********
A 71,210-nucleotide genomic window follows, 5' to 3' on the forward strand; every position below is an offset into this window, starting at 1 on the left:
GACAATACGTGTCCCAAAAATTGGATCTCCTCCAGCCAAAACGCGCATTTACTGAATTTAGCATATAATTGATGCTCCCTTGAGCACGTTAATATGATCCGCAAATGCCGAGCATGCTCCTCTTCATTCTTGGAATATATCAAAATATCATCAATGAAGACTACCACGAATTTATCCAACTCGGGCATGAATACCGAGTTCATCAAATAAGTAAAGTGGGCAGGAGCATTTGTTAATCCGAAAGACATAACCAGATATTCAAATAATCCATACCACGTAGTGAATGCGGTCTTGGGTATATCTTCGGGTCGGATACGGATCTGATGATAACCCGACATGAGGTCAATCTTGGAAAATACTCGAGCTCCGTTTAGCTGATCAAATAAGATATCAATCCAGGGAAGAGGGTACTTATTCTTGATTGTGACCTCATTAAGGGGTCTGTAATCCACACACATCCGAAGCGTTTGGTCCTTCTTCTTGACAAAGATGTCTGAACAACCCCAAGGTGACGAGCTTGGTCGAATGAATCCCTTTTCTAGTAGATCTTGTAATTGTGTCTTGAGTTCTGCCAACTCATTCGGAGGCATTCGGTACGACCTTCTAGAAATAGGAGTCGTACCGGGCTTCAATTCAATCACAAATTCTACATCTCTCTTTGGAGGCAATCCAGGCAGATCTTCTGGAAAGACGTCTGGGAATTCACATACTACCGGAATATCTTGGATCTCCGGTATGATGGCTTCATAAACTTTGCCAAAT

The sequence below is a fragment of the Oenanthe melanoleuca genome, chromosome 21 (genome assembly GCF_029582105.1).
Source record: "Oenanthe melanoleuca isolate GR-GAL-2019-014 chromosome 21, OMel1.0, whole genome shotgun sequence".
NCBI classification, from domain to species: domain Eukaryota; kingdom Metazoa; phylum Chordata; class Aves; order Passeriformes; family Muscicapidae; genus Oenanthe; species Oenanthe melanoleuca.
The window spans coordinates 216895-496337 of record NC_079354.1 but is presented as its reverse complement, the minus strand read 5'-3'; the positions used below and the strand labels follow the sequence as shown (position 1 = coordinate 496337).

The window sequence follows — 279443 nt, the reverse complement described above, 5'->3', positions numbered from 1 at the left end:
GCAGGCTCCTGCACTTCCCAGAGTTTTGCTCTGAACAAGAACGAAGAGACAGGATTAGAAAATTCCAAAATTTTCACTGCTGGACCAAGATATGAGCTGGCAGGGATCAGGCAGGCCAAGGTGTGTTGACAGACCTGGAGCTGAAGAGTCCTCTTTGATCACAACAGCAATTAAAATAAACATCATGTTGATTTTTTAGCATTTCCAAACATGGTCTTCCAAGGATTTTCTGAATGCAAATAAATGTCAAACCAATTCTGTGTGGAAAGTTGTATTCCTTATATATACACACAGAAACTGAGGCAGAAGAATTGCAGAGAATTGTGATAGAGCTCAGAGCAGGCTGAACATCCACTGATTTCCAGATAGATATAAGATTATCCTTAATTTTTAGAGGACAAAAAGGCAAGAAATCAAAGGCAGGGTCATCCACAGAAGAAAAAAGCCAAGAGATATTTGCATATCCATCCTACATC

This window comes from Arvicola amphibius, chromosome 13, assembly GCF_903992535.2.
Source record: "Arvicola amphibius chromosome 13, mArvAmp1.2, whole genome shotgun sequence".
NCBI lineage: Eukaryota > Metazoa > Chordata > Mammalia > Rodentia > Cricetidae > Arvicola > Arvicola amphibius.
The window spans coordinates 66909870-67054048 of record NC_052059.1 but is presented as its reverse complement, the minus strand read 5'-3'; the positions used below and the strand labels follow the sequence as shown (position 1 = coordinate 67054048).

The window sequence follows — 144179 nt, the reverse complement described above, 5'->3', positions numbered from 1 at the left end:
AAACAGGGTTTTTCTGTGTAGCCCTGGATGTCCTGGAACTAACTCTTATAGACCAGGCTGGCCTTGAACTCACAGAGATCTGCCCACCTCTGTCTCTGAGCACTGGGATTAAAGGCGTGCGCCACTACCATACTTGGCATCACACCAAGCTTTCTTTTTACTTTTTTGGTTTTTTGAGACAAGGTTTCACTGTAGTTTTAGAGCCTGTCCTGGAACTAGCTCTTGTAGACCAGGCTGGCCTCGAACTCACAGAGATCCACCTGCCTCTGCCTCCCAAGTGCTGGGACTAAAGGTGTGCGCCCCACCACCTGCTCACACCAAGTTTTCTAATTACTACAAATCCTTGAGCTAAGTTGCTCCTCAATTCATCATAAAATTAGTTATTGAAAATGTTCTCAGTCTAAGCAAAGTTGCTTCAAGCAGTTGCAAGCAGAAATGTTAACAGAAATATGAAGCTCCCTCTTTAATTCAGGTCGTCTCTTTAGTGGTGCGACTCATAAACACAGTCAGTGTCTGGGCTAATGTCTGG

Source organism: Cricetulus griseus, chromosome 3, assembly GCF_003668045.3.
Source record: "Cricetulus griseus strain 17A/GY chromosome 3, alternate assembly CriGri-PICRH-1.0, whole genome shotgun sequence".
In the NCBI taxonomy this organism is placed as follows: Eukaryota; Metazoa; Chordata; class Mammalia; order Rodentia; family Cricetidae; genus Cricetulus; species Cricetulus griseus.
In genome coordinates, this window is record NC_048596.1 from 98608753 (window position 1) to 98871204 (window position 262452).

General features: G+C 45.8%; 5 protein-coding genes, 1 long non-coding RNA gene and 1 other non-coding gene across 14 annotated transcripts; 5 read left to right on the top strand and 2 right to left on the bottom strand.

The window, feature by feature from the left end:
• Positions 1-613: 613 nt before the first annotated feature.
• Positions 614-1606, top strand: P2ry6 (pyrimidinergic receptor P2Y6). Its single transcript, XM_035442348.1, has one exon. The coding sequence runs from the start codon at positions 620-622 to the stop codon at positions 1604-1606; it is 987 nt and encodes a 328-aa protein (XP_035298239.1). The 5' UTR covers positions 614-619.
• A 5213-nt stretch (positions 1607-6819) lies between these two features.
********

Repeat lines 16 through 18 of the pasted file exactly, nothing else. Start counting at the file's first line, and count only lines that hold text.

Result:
Source record: "Cricetulus griseus strain 17A/GY chromosome 3, alternate assembly CriGri-PICRH-1.0, whole genome shotgun sequence".
In the NCBI taxonomy this organism is placed as follows: Eukaryota; Metazoa; Chordata; class Mammalia; order Rodentia; family Cricetidae; genus Cricetulus; species Cricetulus griseus.
In genome coordinates, this window is record NC_048596.1 from 98608753 (window position 1) to 98871204 (window position 262452).